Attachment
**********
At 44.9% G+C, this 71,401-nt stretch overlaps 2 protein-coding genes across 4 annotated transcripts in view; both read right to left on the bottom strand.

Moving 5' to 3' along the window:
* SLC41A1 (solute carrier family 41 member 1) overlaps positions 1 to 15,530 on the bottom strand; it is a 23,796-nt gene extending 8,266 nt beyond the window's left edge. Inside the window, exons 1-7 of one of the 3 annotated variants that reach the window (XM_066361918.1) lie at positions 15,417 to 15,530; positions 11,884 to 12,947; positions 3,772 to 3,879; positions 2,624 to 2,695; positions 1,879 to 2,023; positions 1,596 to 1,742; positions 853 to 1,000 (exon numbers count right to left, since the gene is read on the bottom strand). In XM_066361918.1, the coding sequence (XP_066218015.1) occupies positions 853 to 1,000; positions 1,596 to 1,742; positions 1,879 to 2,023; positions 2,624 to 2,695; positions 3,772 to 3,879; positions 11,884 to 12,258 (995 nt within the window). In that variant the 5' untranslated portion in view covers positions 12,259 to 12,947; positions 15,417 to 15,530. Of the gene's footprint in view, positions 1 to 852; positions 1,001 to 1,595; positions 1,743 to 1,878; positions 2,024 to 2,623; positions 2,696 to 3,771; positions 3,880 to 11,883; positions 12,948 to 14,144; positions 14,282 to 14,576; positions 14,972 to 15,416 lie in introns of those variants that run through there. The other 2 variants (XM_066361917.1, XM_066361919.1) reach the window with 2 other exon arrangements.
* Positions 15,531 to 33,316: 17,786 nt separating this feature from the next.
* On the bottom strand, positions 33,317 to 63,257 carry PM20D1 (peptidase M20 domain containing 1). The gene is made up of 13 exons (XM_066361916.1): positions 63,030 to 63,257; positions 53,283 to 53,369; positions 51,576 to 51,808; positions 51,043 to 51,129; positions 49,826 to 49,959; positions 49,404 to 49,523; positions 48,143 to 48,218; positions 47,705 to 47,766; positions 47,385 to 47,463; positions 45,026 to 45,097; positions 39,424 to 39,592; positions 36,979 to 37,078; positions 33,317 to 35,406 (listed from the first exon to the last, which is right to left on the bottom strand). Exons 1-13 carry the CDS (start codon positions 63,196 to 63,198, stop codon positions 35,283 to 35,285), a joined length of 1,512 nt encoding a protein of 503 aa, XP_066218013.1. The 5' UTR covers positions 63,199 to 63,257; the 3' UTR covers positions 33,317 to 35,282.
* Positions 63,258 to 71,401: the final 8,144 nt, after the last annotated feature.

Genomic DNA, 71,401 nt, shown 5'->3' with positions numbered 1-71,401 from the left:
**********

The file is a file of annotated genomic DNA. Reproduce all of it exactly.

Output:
At 44.9% G+C, this 71,401-nt stretch overlaps 2 protein-coding genes across 4 annotated transcripts in view; both read right to left on the bottom strand.

Moving 5' to 3' along the window:
* SLC41A1 (solute carrier family 41 member 1) overlaps positions 1 to 15,530 on the bottom strand; it is a 23,796-nt gene extending 8,266 nt beyond the window's left edge. Inside the window, exons 1-7 of one of the 3 annotated variants that reach the window (XM_066361918.1) lie at positions 15,417 to 15,530; positions 11,884 to 12,947; positions 3,772 to 3,879; positions 2,624 to 2,695; positions 1,879 to 2,023; positions 1,596 to 1,742; positions 853 to 1,000 (exon numbers count right to left, since the gene is read on the bottom strand). In XM_066361918.1, the coding sequence (XP_066218015.1) occupies positions 853 to 1,000; positions 1,596 to 1,742; positions 1,879 to 2,023; positions 2,624 to 2,695; positions 3,772 to 3,879; positions 11,884 to 12,258 (995 nt within the window). In that variant the 5' untranslated portion in view covers positions 12,259 to 12,947; positions 15,417 to 15,530. Of the gene's footprint in view, positions 1 to 852; positions 1,001 to 1,595; positions 1,743 to 1,878; positions 2,024 to 2,623; positions 2,696 to 3,771; positions 3,880 to 11,883; positions 12,948 to 14,144; positions 14,282 to 14,576; positions 14,972 to 15,416 lie in introns of those variants that run through there. The other 2 variants (XM_066361917.1, XM_066361919.1) reach the window with 2 other exon arrangements.
* Positions 15,531 to 33,316: 17,786 nt separating this feature from the next.
* On the bottom strand, positions 33,317 to 63,257 carry PM20D1 (peptidase M20 domain containing 1). The gene is made up of 13 exons (XM_066361916.1): positions 63,030 to 63,257; positions 53,283 to 53,369; positions 51,576 to 51,808; positions 51,043 to 51,129; positions 49,826 to 49,959; positions 49,404 to 49,523; positions 48,143 to 48,218; positions 47,705 to 47,766; positions 47,385 to 47,463; positions 45,026 to 45,097; positions 39,424 to 39,592; positions 36,979 to 37,078; positions 33,317 to 35,406 (listed from the first exon to the last, which is right to left on the bottom strand). Exons 1-13 carry the CDS (start codon positions 63,196 to 63,198, stop codon positions 35,283 to 35,285), a joined length of 1,512 nt encoding a protein of 503 aa, XP_066218013.1. The 5' UTR covers positions 63,199 to 63,257; the 3' UTR covers positions 33,317 to 35,282.
* Positions 63,258 to 71,401: the final 8,144 nt, after the last annotated feature.

Genomic DNA, 71,401 nt, shown 5'->3' with positions numbered 1-71,401 from the left: